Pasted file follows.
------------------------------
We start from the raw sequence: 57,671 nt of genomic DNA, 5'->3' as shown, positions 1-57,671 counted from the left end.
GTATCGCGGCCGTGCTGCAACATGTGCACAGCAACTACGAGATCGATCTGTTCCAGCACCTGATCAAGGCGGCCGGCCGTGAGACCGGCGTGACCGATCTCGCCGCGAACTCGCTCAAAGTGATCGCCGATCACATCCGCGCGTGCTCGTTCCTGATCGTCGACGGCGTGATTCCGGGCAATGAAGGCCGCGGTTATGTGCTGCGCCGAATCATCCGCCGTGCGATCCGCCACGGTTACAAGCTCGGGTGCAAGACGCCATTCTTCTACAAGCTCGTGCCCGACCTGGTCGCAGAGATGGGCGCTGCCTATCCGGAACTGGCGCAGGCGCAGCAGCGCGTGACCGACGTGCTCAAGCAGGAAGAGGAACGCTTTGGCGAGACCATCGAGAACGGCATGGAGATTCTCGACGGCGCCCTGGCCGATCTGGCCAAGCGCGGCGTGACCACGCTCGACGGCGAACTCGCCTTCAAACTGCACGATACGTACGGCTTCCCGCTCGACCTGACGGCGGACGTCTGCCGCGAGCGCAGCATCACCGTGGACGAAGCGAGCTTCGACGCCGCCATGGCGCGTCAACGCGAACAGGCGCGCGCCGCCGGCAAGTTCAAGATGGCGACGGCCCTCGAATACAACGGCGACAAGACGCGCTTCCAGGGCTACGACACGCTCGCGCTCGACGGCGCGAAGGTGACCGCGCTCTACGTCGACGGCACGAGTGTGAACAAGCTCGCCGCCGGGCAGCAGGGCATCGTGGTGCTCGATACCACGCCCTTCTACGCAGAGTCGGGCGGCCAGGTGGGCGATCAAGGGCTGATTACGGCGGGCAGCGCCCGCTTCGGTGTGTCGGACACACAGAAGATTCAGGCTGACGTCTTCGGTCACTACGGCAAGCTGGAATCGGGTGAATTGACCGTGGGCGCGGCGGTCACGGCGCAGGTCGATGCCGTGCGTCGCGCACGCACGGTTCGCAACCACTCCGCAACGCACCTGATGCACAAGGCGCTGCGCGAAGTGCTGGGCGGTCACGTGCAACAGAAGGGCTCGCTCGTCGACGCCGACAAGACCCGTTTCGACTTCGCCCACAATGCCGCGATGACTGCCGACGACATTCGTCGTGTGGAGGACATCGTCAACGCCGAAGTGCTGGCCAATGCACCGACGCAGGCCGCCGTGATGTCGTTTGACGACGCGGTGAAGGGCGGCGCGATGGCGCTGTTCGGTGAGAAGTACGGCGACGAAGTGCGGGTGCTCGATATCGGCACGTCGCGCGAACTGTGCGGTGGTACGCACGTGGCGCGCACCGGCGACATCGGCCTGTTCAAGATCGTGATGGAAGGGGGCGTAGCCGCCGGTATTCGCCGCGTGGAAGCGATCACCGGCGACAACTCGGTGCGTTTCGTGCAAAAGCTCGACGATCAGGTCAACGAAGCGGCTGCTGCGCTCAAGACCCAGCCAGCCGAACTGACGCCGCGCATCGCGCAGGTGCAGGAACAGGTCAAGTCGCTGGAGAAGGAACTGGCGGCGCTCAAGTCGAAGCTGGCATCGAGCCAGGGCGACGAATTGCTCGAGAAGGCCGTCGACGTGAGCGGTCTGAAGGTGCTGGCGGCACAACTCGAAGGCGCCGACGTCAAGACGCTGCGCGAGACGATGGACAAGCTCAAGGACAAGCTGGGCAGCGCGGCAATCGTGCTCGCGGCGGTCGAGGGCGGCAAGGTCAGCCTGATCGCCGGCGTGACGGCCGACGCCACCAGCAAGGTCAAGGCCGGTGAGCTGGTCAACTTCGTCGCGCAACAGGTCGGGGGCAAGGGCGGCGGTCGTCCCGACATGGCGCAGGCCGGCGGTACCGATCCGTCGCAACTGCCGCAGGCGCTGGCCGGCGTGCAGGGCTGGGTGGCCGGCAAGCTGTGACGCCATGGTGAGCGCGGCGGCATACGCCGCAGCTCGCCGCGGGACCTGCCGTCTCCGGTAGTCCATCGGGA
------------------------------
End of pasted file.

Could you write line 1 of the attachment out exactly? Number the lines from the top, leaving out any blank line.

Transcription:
We start from the raw sequence: 57,671 nt of genomic DNA, 5'->3' as shown, positions 1-57,671 counted from the left end.